A darkened shadow draped over Adelaide disturbing the immaculate beginning to Spring our fortunate state had experienced. However, this shadow was not one of unease, more-so magnificent melancholy, as one of the greatest extreme black metal outfits once again ravaged their willing South Australian fans into deathly delight.
Melbourne’s Hybrid Nightmares had the extreme honour of being the support act for this unforgettable tour and were dead-set on justifying exactly why they were the correct choice; to be frank, they achieved this near instantaneously. Coated in corpse paint, this progressive blackened death metal quintet engulfed an unsuspecting but sizeable crowd into extreme metal bliss mere seconds into their opening song. Part Abbath, part Marduk and then some math metal experimentation that would amaze all members of August Burns Red – Hybrid Nightmares were intent on making a statement and not only did they succeed, but they also added some true blue Aussie comedy and character along the way. Openly obsessed with the cosmos, the five-piece blasted their elaborate sound into the growing audience but then eased up the barbaric obliteration with between-song banter involving important topics such as beer and its diverse range of nicknames. “Ex Mortis” and “Terra” were highlighted, although, truth be told the performance in entirety was one which enthralled those who were privileged to witness it.
Movement around The Governor Hindmarsh had become a near impossibility and it was abundantly obvious that amongst the sinister atmosphere, a memorable event was about to be exhumed. The UK’s maestros of extreme metal Cradle Of Filth have muddied the world for nearly 30 years and on this night they were here to celebrate the 20th (21st) anniversary of arguably their most decorated record Cruelty And The Beast’ by playing the album in its entirety. Whilst each member grimly appeared on stage in a noticeable element, it was obvious the true stars of the show were keyboardist/vocalist Lindsay Schoolcraft and front-man as well as a legend of the heavy music world Dani Filth. Cloaked and cinematic with his entrance, it was to be the only time Mr Filth was at all discreet, from the moment the mask was removed, a demonic-gothic-sweetheart was unveiled and that intensity did not falter.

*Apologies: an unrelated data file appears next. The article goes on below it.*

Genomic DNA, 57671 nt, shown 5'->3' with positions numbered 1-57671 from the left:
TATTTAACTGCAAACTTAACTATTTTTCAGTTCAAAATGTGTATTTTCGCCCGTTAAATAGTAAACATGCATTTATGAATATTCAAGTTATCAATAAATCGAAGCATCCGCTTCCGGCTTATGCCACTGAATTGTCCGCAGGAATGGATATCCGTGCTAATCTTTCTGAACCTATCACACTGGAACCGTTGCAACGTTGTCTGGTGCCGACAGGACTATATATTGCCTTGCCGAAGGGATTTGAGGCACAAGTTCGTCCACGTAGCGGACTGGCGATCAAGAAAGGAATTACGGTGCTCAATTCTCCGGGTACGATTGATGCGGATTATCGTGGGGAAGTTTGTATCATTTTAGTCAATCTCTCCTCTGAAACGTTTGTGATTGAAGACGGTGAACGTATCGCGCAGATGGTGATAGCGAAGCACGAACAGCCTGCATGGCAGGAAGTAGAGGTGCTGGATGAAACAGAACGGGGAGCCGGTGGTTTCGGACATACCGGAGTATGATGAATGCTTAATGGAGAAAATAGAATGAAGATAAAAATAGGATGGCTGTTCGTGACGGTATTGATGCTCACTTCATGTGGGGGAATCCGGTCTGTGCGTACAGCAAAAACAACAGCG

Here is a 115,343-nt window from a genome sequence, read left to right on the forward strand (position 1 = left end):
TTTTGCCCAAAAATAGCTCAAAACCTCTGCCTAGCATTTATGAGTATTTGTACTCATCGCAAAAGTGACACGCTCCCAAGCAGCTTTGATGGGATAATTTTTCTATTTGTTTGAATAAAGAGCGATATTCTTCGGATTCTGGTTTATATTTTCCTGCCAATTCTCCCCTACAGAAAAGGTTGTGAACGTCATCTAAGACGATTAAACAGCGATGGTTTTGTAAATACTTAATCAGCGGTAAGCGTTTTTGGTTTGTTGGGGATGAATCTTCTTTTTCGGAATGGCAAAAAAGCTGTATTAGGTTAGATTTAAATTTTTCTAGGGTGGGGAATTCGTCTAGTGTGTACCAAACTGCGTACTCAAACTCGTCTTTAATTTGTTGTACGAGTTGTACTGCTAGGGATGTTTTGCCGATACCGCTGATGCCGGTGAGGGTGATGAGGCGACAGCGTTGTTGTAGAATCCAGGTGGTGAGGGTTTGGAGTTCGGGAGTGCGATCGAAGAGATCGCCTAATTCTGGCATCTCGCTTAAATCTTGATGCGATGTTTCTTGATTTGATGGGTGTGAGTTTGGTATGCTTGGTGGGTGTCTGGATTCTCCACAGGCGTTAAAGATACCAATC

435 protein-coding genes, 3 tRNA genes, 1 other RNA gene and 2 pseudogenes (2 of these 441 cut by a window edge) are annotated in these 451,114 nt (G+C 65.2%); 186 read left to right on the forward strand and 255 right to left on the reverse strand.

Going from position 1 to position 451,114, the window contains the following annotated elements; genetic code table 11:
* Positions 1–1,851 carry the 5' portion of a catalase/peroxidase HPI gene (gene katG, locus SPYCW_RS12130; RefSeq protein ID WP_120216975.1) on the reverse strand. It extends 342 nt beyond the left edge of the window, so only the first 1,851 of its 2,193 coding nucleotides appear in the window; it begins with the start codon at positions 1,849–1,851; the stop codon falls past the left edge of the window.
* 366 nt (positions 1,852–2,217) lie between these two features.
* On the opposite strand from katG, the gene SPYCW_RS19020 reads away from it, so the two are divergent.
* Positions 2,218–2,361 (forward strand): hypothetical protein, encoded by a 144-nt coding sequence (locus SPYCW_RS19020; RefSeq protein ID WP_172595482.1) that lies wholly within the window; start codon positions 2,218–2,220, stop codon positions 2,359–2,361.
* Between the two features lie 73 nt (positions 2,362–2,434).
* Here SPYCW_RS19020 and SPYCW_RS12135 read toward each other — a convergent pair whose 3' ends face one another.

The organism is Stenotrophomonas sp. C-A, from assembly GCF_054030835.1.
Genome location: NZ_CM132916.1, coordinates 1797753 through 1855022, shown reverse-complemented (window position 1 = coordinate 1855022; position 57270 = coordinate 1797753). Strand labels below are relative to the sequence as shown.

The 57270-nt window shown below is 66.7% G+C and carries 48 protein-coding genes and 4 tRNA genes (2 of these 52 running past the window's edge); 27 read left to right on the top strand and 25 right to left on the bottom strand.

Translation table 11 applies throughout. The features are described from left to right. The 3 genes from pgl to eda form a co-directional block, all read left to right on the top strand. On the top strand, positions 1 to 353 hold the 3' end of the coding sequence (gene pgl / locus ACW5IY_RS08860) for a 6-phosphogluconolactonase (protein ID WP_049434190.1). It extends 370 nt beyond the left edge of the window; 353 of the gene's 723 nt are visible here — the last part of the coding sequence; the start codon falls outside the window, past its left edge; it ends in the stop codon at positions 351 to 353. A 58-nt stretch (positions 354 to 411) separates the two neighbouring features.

The LP was played in two chapters, with a brief interlude which considering the intensity of the performance, was more relief and reward than a hindrance. Especially considering how enormous “Beneath The Howling Stars” was in delivery, it had never sounded heavier.
“The Twisted Nails Of Faith” was an overly dramatic ballad that was transformative to the ambience but also worked in the sextet’s favour. Whereas the understandably adored 11-minute opus that is “Bathory Aria” was the theatrical masterpiece which became a glimmering light in a beautifully darkened venue by the six-piece.
The encore was where confusion yet brilliance emerged – “Malice Through The Looking Glass” was ideal, best described by the song’s title itself. “Heartbreak And Seance” brought about an infatuation for Cradle OF Filth’s versatility which was flawlessly capped off with “Nymphetamine Fix”, almost a Nick Cave love-song where Lindsay Schoolcraft bewitched all around her with her operatic melodies and haunting synthesizer.
Cradle Of Filth are unique; their artistic expression is one of perplexity yet elegance. It would not be amiss to say their formula was Tim Burton’s Black Metal or Comic Book Extreme Metal, however, their impact is undeniable and on this night there was a legion of “Eyes That Witnessed Madness” and thankfully.